by Iris Wu
As an institution devoted to pursuing unfettered learning, Whitworth has taken significant strides to enrich its curriculum as a part of an effort to integrate the information propagated in its classrooms into the global arena. From day one as a freshman to my last semester as a senior, the university has encouraged me toward open thinking and engagement with other cultures and religious traditions. However, I find that the mincing and reserved steps which the school has taken to achieve this purpose have been lackluster and underwhelming.
One of my professors brought up some objections voiced by the powers that be to the Introduction to Buddhism class in the history department, saying there were concerns that the ideas put forth in the class would somehow provide a more attractive alternative to Christianity — in a sense, luring students away. My delicate student sensibilities were offended. Obviously, these concerns were overridden, as evidenced by my enrollment in the class, but these concerns raise serious questions about how the school views its students, the tenuous balance between maintaining academic integrity and enriching faith, and what the university’s role is in facilitating an environment that properly educates and equips its pupils to interact with different cultures.
Fears that the core tenets of Buddhism would somehow lead students away from Christianity are misguided. While this is an essentially Christian institution, it is not the responsibility of the university to insure that its students remain Christian, nor is it even the school’s place. It is insulting to think that certain classes with viewpoints contrary to Whitworth’s beliefs could have potentially not been offered solely because they would not be promoting the Christian faith. Universities exist to educate people about the information that is out there. Universities exist to help people learn how to think without blinkers. To omit certain kinds of information out of fear would be robbing students of opportunities to be better-rounded people. To withhold information would be falling short; how could one justify the existence of a school which would do something of that nature in an injudicious effort to save our innocent minds? Burying our heads in the sand will not change the fact that there are indeed people who adhere to ideas other than our own. Doing so will make fools of us. Keeping students in ignorance is not the answer.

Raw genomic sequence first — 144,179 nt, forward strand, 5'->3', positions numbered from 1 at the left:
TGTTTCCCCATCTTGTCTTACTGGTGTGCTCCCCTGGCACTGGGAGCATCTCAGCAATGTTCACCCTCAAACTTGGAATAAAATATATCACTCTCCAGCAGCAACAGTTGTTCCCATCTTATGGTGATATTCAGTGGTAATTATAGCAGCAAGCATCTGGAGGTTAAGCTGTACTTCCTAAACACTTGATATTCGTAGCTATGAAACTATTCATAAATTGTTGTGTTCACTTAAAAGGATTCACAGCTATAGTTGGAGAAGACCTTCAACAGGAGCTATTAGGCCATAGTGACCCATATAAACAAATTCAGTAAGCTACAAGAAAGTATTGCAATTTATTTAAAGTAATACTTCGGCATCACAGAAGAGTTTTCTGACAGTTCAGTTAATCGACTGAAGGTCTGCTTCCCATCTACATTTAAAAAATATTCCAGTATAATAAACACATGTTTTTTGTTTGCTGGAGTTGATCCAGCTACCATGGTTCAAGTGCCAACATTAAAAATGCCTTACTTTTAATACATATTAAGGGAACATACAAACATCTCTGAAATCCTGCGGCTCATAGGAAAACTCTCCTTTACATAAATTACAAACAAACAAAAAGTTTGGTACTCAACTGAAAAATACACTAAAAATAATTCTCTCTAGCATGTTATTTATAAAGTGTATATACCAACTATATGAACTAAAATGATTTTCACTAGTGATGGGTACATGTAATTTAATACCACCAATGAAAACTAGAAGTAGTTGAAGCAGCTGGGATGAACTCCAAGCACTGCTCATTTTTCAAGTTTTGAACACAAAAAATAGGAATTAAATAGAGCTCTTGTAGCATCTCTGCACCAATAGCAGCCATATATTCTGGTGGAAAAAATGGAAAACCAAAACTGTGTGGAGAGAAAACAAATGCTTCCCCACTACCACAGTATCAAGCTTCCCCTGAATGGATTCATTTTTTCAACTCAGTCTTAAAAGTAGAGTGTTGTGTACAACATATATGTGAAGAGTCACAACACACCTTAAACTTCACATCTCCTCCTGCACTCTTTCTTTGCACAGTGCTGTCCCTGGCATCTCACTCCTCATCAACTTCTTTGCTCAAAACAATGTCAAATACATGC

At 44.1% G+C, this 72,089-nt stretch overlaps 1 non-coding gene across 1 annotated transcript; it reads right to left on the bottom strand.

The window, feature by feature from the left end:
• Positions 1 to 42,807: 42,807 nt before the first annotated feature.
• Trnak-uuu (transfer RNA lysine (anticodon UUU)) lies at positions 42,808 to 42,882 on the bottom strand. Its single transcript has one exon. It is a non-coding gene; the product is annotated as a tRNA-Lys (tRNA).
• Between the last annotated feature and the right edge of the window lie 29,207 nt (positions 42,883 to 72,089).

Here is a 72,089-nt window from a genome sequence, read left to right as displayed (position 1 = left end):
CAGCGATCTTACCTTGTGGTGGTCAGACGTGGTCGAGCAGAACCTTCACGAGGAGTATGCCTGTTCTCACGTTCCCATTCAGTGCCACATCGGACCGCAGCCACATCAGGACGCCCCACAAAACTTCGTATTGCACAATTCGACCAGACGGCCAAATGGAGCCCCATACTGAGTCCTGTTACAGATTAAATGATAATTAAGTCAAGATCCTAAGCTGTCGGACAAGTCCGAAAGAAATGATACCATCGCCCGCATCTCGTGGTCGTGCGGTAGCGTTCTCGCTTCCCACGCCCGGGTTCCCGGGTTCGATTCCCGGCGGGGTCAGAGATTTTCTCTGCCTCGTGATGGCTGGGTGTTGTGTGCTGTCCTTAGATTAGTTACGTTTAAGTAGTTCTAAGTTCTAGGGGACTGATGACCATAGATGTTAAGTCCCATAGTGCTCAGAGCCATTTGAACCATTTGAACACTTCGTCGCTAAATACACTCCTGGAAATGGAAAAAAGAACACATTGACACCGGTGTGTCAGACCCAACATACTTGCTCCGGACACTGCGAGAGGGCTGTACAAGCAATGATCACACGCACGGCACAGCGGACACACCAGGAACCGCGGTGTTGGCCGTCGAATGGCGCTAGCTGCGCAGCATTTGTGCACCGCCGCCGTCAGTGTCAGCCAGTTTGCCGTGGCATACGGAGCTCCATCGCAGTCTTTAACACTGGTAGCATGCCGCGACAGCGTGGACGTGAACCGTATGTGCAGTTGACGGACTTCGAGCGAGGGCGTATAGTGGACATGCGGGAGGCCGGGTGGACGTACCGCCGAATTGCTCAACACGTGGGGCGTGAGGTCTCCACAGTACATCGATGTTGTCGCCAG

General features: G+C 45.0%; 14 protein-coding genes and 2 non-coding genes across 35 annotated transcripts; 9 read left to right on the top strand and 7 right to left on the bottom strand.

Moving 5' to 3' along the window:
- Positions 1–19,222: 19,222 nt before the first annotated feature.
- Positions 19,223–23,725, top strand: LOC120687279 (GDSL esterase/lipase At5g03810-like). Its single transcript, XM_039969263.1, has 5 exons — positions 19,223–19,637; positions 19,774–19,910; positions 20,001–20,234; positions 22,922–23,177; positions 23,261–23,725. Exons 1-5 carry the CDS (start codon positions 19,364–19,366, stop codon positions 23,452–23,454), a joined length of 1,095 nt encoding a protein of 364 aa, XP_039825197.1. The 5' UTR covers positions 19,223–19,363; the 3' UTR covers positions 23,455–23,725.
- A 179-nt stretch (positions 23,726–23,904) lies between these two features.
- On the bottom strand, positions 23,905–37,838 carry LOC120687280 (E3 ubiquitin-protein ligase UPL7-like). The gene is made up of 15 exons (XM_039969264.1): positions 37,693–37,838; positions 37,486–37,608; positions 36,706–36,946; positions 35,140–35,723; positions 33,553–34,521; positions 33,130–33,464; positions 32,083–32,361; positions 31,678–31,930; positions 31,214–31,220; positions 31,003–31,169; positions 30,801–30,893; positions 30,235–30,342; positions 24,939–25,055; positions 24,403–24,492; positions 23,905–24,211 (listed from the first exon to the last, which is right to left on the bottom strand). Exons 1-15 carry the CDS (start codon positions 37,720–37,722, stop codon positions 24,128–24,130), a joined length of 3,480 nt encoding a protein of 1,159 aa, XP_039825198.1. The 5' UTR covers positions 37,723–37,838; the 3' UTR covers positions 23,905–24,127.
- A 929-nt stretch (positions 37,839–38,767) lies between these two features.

As individuals who seek knowledge that would elevate our understanding of the world and the different peoples who populate our shared earth, we must learn about their worldviews in a nuanced and in-depth manner without interference. How do we expect to be truly competitive on a global scale in the future if we are hesitant to learn about ideas which have a pervasive influence on entire cultures? They are not dangerous ideas, nor are they heretical. They are simply different ideas — not wrong, just different.
Whether or not we decide the truth in their religions will be the truth that guides our lives is not for the school to decide. Is there not truth in all walks of faith? Anyone who is attending Whitworth has undoubtedly been exposed to the Christian faith. In the end, if Christ’s message is indeed the one and only Truth, would it not prevail? If people choose otherwise, it is their prerogative. It is not the school’s duty to make sure I remain a Christian during my tenure as a Whitworth student. I acknowledge and am pleased with the steps the university has taken, but I still believe there is much that can be improved.